Mar 11, 2015

Why you don’t want your customers talking about your product or your advertising

Life is not easy for a marketer these days. The media landscape continues to be reinvented and fragmented, affecting the ability of marketers to capture the attention of their target audience.
The power of the mass-media model is waning, so attention is turning to digital innovation and data-driven direct communications. Yet, as many brands have found out, relying too heavily on technology can turn your advertising campaigns into nothing more than smart spam with a decreasing return on investment.
To further complicate matters, research data shows word-of-mouth recommendations are now disproportionately influential in a purchaser’s decision-making process, especially those from friends and family. The“Global Trust in Advertising and Brand Messaging” report published by Nielsen in late 2013 said 84 per cent of global respondents said this source was the most trustworthy.
Consumers are becoming harder to reach, and gaining their trust is becoming much more difficult even if you do reach them.
To manage this challenge organisations and marketers have been looking to better understand the entire customer journey to enhance the customer experience. But this approach comes with an inherent conflict best summed by the following question: “Do want your customers talking about your products or your advertising?”
It is true that advertising provides a direct line of communication to your existing and prospective customers. But a customer experience advocate, on the other hand, will ask; “why not let the customer experience speak for itself?” So how should brands think about this issue?

Reframe the question

I recommend taking a long, hard look at your customers and your organisation to identify opportunities to greatly improve the customer experience. In today’s world almost every consumer-facing company should be doing that in some way. Customers’ ability to be heard en masse is far too powerful not to.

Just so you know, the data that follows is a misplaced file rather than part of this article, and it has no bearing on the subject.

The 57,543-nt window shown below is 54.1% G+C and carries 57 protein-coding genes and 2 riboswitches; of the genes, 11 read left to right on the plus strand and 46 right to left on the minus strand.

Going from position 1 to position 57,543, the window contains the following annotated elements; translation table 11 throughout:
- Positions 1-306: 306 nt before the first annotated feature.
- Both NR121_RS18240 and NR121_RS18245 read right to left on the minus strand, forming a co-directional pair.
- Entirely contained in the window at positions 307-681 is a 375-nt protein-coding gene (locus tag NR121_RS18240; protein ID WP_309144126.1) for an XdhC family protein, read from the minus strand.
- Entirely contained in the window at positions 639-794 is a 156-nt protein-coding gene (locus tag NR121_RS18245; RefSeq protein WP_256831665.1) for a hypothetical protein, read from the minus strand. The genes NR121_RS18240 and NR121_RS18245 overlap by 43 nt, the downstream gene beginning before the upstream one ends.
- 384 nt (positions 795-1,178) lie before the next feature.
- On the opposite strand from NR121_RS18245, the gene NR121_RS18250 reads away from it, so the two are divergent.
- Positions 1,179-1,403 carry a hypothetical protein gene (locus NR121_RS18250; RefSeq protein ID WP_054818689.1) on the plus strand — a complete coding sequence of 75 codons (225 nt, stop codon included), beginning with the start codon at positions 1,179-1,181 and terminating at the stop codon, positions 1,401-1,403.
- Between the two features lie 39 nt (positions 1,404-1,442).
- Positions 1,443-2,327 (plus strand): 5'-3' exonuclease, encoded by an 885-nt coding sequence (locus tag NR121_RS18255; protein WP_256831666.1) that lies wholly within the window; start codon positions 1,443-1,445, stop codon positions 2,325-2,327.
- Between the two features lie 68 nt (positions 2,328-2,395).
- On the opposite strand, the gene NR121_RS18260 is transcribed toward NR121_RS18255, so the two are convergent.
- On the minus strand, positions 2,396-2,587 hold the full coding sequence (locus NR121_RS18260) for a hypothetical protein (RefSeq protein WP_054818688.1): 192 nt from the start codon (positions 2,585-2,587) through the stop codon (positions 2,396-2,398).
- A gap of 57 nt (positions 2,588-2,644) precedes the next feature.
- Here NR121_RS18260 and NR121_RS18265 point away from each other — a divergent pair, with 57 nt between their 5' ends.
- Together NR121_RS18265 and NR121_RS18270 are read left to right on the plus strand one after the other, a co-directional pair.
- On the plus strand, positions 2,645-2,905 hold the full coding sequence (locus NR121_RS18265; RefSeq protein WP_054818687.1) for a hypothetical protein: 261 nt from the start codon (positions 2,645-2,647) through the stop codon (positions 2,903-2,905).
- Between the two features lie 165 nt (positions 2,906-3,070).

Inevitably, when companies do seek to improve their customer experience, many of the outcomes become innovations and new digital communication channels.
But should these replace the need for advertising? Not at all. However, what they often do is reframe the question, “What are we advertising?” After all, if your company has invested heavily in creating a great customer experience, shouldn’t you tell the world?
Take Medibank for example. It sells health insurance but its current advertising campaign is focused on raising awareness for its GymBetter mobile app. This app allows the user to pay to use a gym, without having to pay regular membership fees. It’s not Medibank’s core business but it is brand-aligned and delivers great experience, and it gets even better if you happen to be one of its customers.
Market trends are maturing in a way that will start to impact on how brands interact with their customers. Here are some examples. The way consumers understand and use their own data is creating a whole generation with very different expectations about the way companies should interact with them. Social media is now reaching ubiquity, but there are still significant jumps in online communication that will be made in the next few years. Technologies such as 3D printing will dramatically alter traditional value chains.
These are just a few examples of near-term trends that will bring further rapid change. These cannot be ignored – and businesses cannot advertise their way around them.
Creating a unique and fantastic customer experience is a way for businesses to stand out. But how the consumer interacts with the product or service, or how they discover that product or service for that matter, is part of the overall experience. Deeply integrating advertising into the way a customer experiences a brand is becoming an essential aspect of the overall marketing mix.
Do we want people talking about the product or the advertising? Neither. We want people talking about an outstanding customer experience, of which both are a part.

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